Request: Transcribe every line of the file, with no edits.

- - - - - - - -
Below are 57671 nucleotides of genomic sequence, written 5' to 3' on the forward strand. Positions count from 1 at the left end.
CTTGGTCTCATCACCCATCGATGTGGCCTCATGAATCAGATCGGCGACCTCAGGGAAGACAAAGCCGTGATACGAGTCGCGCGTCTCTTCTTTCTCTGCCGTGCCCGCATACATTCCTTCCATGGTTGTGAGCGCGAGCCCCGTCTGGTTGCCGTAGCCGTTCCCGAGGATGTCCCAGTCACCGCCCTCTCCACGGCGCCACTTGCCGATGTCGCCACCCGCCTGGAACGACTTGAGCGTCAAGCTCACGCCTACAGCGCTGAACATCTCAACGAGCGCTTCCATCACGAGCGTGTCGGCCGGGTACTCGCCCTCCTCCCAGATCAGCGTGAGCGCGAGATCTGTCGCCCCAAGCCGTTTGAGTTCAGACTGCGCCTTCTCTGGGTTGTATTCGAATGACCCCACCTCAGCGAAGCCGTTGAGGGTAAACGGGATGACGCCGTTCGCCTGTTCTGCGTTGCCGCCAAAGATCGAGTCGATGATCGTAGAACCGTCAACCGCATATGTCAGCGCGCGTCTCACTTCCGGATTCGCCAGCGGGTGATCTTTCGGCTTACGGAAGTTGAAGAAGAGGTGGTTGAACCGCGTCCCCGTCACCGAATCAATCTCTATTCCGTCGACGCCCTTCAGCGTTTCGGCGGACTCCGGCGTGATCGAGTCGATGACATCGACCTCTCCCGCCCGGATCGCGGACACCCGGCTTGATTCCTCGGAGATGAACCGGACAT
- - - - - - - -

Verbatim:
Below are 57671 nucleotides of genomic sequence, written 5' to 3' on the forward strand. Positions count from 1 at the left end.
CTTGGTCTCATCACCCATCGATGTGGCCTCATGAATCAGATCGGCGACCTCAGGGAAGACAAAGCCGTGATACGAGTCGCGCGTCTCTTCTTTCTCTGCCGTGCCCGCATACATTCCTTCCATGGTTGTGAGCGCGAGCCCCGTCTGGTTGCCGTAGCCGTTCCCGAGGATGTCCCAGTCACCGCCCTCTCCACGGCGCCACTTGCCGATGTCGCCACCCGCCTGGAACGACTTGAGCGTCAAGCTCACGCCTACAGCGCTGAACATCTCAACGAGCGCTTCCATCACGAGCGTGTCGGCCGGGTACTCGCCCTCCTCCCAGATCAGCGTGAGCGCGAGATCTGTCGCCCCAAGCCGTTTGAGTTCAGACTGCGCCTTCTCTGGGTTGTATTCGAATGACCCCACCTCAGCGAAGCCGTTGAGGGTAAACGGGATGACGCCGTTCGCCTGTTCTGCGTTGCCGCCAAAGATCGAGTCGATGATCGTAGAACCGTCAACCGCATATGTCAGCGCGCGTCTCACTTCCGGATTCGCCAGCGGGTGATCTTTCGGCTTACGGAAGTTGAAGAAGAGGTGGTTGAACCGCGTCCCCGTCACCGAATCAATCTCTATTCCGTCGACGCCCTTCAGCGTTTCGGCGGACTCCGGCGTGATCGAGTCGATGACATCGACCTCTCCCGCCCGGATCGCGGACACCCGGCTTGATTCCTCGGAGATGAACCGGACAT